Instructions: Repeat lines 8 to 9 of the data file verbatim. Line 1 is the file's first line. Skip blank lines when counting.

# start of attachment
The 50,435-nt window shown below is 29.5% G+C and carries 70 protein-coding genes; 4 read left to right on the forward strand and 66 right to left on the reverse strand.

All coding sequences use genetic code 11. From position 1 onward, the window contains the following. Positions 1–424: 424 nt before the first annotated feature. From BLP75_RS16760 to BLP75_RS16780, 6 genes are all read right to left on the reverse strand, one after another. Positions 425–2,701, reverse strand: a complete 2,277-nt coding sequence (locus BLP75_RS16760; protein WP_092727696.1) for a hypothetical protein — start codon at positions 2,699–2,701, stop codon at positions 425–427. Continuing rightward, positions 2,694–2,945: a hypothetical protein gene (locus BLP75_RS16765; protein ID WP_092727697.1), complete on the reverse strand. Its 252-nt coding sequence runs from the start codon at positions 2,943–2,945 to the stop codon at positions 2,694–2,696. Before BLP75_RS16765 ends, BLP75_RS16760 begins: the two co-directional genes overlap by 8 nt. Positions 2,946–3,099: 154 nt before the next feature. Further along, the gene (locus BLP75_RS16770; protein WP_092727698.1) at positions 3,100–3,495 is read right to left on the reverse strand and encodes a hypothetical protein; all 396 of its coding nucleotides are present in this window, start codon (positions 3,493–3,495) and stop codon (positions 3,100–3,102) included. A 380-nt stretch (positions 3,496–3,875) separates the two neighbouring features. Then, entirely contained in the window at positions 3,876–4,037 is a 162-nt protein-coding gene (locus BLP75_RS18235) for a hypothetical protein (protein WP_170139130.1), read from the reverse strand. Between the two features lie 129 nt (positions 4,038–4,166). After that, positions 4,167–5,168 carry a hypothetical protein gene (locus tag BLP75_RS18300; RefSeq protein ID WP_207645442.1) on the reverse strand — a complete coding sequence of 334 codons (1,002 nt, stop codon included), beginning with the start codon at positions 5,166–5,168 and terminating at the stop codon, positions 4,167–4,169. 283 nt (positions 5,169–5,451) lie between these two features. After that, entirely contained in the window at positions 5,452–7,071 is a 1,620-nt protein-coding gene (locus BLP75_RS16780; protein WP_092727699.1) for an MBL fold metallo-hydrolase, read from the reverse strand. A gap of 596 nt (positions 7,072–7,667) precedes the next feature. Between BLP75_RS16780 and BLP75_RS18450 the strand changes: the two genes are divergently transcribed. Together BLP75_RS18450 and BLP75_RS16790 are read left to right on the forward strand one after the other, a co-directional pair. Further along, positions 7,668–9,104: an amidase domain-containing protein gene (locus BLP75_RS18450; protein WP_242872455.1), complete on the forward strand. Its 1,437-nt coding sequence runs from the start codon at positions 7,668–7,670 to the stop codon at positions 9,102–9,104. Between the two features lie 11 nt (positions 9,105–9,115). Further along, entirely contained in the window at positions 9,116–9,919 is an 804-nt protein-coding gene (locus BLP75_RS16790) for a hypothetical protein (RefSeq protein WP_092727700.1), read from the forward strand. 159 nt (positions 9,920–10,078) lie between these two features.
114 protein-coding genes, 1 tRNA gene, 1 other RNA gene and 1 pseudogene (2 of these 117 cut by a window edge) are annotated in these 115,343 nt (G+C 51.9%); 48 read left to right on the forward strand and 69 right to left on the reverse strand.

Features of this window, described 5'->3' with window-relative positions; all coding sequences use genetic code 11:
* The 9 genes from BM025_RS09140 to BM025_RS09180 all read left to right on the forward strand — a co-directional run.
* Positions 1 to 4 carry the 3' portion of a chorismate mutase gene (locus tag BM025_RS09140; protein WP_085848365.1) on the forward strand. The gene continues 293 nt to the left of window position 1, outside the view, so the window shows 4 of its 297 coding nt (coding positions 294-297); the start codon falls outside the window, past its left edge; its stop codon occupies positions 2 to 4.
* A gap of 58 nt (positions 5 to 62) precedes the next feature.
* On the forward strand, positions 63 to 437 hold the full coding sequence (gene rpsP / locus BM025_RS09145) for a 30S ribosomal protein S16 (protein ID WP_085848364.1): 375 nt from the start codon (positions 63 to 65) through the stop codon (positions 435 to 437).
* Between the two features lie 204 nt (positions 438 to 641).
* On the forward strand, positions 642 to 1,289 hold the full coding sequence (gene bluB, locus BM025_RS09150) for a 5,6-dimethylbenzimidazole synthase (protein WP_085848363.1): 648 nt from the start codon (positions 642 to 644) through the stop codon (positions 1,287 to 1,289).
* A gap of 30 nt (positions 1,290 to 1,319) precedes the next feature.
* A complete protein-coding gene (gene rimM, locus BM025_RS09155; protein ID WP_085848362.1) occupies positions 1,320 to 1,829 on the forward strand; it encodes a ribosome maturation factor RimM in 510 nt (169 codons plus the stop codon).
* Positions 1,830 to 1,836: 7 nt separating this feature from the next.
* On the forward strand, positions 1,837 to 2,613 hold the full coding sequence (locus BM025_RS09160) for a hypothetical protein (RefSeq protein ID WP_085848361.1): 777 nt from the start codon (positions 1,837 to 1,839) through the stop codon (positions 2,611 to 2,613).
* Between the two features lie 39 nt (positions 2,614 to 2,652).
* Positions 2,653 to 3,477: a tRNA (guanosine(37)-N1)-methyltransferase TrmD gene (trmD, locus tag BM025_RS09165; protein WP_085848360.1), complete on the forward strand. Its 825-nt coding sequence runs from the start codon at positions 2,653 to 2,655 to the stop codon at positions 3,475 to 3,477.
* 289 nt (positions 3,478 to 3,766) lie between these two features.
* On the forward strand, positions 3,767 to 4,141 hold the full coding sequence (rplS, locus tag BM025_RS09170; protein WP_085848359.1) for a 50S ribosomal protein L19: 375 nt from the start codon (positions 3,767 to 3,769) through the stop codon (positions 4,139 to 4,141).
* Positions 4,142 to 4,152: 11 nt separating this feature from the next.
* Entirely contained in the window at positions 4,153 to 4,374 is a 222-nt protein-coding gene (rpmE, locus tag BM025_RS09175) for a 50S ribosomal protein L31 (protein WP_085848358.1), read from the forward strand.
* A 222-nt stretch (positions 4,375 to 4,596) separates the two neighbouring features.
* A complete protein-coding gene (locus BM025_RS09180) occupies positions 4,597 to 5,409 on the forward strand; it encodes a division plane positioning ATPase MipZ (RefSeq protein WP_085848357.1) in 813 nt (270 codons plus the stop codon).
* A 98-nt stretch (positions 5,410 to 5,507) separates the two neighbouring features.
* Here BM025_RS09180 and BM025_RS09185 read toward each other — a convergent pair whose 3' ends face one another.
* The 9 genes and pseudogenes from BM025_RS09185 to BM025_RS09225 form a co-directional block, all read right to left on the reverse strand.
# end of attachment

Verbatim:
* On the forward strand, positions 63 to 437 hold the full coding sequence (gene rpsP / locus BM025_RS09145) for a 30S ribosomal protein S16 (protein ID WP_085848364.1): 375 nt from the start codon (positions 63 to 65) through the stop codon (positions 435 to 437).
* Between the two features lie 204 nt (positions 438 to 641).